Visitor Monitoring Good, Okay, and Not so fast... a 3 screen look at holiday retail websites. | Keynote
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Good, Okay, and Not so fast... a 3 screen look at holiday retail websites.

By Aaron Rudger | January 6, 2014

CATEGORIES: Web Performance

As we look back over the holiday retail period, we can draw some conclusions around how retailers are adapting to consumer needs.

Keynote monitored top retail sites over the holidays – from Thanksgiving Day through December 31 – to see how performance looked across the three screens of desktop, tablet and smartphones. We looked at the speed and success rates for transactions – entering the home page, searching, selecting and adding it to a cart.

Was 2013 the year retailers finally got to grips with delivering optimum performance across three screens? Not quite.

Good report card

Desktop

On the desktop we saw pretty consistent, good performance. The average time was 22.79 seconds to complete a transaction with just a slight dip during the third week of December, with the sites taking an average of 23.16 seconds. Not an amount a consumer would really notice. The fastest week was the first week of December, taking on 22.65 seconds. The bottom line is that the weekly averages stayed within a ½ second range.

Throughout this period Apple ruled as the fastest site, taking only 13.97 seconds for the transaction experience. Impressive.

The slowest sites were hampered by a large amount of images and third party tags. In some cases we saw nearly 7 MB of data being transferred, with pages reaching over 200 elements. By comparison, Apple’s site resulted in a trim 2 MB of transaction data, and never once saw a page with more than 100 elements on it. These are the things that make a huge difference to site performance.

The best success rate – meaning the ability to successfully complete the entire transaction - over this period was HP, hitting 99.62%. But overall all of the sites saw good success rates throughout December, with no major outages. The only sustained downtime – when a transaction could not complete - was a period between 03:00 – 05:00 am EST on December 27th, when the Dell site was unable to return search results. This downtime had limited impact due to the off-peak hours and because it was after the peak holiday season.

When it came to individual pages, the slowest page across the measured sites was the Search Results, coming up as the slowest across 46% of the sites measured. Why the slowdown? Long search application calls and a large amount of products showing up in search results leads to a large amount of image files being returned.

The second slowest section was the Home page, appearing as the slowest page across 30% of sites. This seemed surprising – you’d think sites would if nothing else, get the home page right. But often if it hasn’t been optimized – again, things like too many images and third parties – then that’s where the problems show up.

consistency arrows

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Tablets

Over the holiday period the average transaction speed for tablets was 61.35 seconds. That’s a pretty painful amount of time for users to deal with.

Why so slow? We saw that all the sites we were measuring were serving up the desktop site on tablets. No-one offered an optimized tablet version, which like the smartphone sites would be mindful of the amount of images or third parties being served up and pay attention to the potential cellular connection and its limitations.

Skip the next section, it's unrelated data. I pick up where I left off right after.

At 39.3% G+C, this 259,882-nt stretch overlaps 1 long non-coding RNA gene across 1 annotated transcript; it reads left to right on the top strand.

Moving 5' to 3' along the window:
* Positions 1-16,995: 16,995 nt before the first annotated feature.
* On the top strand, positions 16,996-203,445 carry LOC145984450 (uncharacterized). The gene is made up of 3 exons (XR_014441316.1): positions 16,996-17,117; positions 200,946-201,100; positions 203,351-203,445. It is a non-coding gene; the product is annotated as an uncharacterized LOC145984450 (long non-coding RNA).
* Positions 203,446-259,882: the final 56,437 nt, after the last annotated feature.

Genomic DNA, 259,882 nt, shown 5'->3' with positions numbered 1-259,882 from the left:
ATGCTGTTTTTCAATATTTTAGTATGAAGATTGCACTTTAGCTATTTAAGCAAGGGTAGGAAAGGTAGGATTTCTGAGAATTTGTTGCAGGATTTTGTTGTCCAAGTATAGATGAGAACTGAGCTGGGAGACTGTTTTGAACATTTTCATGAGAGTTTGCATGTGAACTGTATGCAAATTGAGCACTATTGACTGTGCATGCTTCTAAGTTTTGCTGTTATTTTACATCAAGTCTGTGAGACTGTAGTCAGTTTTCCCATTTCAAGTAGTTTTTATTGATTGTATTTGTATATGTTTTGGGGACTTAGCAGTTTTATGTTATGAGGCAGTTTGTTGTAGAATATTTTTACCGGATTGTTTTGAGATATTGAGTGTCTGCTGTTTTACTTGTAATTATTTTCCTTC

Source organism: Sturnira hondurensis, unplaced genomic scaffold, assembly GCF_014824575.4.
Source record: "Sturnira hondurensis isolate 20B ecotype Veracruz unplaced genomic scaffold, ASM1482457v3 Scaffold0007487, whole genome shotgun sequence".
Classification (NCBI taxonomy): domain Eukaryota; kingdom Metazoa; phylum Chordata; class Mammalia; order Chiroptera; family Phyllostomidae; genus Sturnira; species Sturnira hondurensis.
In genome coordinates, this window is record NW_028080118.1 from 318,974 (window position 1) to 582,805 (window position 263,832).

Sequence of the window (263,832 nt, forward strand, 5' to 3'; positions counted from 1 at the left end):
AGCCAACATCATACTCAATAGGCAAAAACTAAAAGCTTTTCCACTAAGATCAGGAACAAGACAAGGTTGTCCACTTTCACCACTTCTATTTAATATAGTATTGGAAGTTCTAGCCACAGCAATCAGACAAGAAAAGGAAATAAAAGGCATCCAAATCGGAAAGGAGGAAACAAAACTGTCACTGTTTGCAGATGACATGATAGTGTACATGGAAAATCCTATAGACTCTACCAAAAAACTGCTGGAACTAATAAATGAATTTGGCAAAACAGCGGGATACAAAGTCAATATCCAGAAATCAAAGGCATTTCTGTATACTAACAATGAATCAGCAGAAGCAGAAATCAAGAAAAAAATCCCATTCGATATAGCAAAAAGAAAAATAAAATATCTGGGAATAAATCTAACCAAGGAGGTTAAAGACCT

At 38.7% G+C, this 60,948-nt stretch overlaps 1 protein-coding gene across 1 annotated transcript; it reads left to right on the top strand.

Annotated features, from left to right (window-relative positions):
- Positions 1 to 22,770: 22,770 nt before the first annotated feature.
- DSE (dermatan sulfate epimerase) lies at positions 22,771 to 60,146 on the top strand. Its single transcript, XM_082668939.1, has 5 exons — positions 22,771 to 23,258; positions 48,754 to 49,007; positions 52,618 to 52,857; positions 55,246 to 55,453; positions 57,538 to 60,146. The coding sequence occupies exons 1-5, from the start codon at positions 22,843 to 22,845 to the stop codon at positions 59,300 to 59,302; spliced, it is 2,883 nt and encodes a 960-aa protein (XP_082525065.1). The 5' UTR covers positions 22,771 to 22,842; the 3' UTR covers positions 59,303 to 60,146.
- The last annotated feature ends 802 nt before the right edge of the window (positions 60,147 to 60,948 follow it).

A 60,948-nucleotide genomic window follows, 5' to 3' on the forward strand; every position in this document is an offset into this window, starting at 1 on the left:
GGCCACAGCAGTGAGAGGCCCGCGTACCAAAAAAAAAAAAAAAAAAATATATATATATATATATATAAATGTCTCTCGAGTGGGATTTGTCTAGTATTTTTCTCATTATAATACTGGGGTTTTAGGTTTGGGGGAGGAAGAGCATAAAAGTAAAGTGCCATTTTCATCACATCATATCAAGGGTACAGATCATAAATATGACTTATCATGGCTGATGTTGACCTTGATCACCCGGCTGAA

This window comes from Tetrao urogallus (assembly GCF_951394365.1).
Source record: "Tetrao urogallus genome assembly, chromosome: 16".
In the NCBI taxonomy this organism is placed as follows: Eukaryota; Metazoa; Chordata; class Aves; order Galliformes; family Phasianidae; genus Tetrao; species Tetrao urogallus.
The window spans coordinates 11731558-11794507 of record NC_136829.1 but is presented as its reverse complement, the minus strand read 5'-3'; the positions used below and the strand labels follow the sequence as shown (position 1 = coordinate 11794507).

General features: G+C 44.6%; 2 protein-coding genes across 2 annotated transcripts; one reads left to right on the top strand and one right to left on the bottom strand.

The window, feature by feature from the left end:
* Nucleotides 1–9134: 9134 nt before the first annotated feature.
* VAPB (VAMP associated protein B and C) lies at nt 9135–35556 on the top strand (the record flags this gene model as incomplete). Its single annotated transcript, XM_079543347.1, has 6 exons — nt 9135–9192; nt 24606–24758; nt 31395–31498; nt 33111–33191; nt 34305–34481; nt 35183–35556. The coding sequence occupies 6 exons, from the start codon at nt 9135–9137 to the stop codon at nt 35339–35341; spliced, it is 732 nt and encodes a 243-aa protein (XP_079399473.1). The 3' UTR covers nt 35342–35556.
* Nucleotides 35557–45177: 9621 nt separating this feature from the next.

Our measurements were made over air cell connections, which is noticeably slower than a fast Wi-fi connection. With desktop pages not optimized for an over the air connection, some retailer pages contained hundreds of elements and reached over a megabyte per page, resulting in longer download times and a slower experience. If the tablet was connected through a broadband connection, we would expect the performance to be comparable with that of a traditional desktop experience.

Meh_cat

Smartphones

Over on the smartphone side, we saw an average performance time of 32.13 seconds.

We saw that most of the sites, with the exception of the Apple Store, had page designs specifically optimized for the smartphone screen size and mobile network (3G), with fewer elements.

The fastest smartphone site we measured was Sony Style store, coming in with an average time of 19.72 seconds. Its site, optimized for a faster experience, regularly reduced the amount of new HTTP requests on multiple pages, resulting in speedier load times.

The slowest sites were coming in at a painfully slow average of 54.75 seconds. These speeds were primarily driven by the search page occasionally taking over 20 seconds to return results over the cell connection.

The slowest week in December was the first week, with an average performance time of 35.66 seconds. The fastest week was the fourth week in December, with the performance dropping to only 28.58 seconds.

The slowest page on the mobile side was by far the Home page, with it appearing as the slowest page on 76.92% of measured sites. That may sound surprising but in many cases the home page takes the biggest hit with DNS lookup and TCP connection delays compared to most other pages.

There were no significant performance spikes or outages during December for the mobile sites.

Good, ok, bad

Conclusion

The lack of tablet-optimized sites is breathtaking given the surge in that and mobile devices. Maybe 2014 will be the year the three screens finally get their due. If time is money, then we have to assume all the online retailers want to address slow tablet and smartphone experiences.

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